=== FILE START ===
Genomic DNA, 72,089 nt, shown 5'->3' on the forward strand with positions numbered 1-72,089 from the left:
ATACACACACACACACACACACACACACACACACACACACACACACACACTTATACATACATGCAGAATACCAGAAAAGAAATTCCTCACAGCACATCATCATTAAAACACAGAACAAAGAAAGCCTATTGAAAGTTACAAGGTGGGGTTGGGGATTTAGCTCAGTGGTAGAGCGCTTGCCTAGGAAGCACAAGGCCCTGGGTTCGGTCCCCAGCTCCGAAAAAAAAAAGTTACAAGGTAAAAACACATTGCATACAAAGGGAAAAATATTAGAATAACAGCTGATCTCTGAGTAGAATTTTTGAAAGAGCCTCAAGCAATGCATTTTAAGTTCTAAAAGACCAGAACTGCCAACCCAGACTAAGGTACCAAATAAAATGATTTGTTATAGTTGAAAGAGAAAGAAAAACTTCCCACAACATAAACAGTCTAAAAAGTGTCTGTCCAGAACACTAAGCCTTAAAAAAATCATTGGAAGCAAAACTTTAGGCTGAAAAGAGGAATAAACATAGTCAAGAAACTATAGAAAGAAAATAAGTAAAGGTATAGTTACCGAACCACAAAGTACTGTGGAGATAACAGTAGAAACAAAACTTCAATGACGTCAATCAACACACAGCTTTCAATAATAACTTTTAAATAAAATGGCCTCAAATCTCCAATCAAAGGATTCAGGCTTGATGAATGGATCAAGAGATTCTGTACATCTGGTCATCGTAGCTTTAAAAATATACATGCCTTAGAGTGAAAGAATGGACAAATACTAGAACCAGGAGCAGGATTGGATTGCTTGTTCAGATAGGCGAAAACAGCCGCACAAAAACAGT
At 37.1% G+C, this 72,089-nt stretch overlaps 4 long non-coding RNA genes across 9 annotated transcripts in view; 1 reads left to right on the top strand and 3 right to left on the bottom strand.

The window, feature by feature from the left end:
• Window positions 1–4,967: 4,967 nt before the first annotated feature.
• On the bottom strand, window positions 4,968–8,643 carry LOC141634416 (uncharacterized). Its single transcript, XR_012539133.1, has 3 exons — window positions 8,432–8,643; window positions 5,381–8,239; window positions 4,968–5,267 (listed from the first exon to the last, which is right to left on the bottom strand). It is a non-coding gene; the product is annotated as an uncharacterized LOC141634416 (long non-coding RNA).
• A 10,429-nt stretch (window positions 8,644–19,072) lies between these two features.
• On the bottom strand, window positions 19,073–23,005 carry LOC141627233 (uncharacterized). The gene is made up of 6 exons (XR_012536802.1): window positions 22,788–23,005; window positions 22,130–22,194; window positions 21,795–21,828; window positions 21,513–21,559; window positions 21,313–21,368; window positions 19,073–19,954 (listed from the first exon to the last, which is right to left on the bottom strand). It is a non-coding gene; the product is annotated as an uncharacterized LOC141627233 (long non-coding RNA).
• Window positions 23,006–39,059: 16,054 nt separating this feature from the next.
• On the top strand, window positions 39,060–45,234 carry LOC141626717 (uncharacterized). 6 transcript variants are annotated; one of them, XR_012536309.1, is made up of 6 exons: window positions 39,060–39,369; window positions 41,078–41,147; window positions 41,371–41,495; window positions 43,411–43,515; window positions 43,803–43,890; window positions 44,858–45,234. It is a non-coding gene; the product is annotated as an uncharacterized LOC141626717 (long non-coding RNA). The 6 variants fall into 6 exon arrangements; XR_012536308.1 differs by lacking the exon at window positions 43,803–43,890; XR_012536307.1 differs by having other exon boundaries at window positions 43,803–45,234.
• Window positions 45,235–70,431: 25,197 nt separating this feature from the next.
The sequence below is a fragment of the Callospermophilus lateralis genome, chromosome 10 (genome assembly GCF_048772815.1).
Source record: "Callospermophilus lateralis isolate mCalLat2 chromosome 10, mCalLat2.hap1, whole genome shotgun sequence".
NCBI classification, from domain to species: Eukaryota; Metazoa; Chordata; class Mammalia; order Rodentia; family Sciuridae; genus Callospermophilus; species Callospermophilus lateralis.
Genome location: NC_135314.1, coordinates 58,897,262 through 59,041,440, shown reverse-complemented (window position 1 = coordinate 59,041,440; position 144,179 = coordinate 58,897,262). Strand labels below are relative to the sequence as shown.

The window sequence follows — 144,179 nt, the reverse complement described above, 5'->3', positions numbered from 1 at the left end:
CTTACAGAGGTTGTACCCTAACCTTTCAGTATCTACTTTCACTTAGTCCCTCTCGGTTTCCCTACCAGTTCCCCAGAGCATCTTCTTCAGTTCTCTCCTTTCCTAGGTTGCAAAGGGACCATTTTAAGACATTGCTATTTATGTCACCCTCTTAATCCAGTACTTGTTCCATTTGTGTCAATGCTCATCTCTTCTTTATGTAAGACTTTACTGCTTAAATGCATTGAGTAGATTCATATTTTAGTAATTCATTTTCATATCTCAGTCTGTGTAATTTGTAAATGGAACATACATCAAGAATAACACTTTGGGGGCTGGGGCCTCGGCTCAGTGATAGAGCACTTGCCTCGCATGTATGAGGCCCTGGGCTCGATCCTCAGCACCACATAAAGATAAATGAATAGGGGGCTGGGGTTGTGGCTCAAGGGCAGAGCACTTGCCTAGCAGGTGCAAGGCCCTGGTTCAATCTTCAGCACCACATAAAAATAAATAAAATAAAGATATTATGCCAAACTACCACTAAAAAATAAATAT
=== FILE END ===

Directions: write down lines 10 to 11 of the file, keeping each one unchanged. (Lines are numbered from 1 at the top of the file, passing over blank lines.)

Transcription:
• On the top strand, window positions 39,060–45,234 carry LOC141626717 (uncharacterized). 6 transcript variants are annotated; one of them, XR_012536309.1, is made up of 6 exons: window positions 39,060–39,369; window positions 41,078–41,147; window positions 41,371–41,495; window positions 43,411–43,515; window positions 43,803–43,890; window positions 44,858–45,234. It is a non-coding gene; the product is annotated as an uncharacterized LOC141626717 (long non-coding RNA). The 6 variants fall into 6 exon arrangements; XR_012536308.1 differs by lacking the exon at window positions 43,803–43,890; XR_012536307.1 differs by having other exon boundaries at window positions 43,803–45,234.
• Window positions 45,235–70,431: 25,197 nt separating this feature from the next.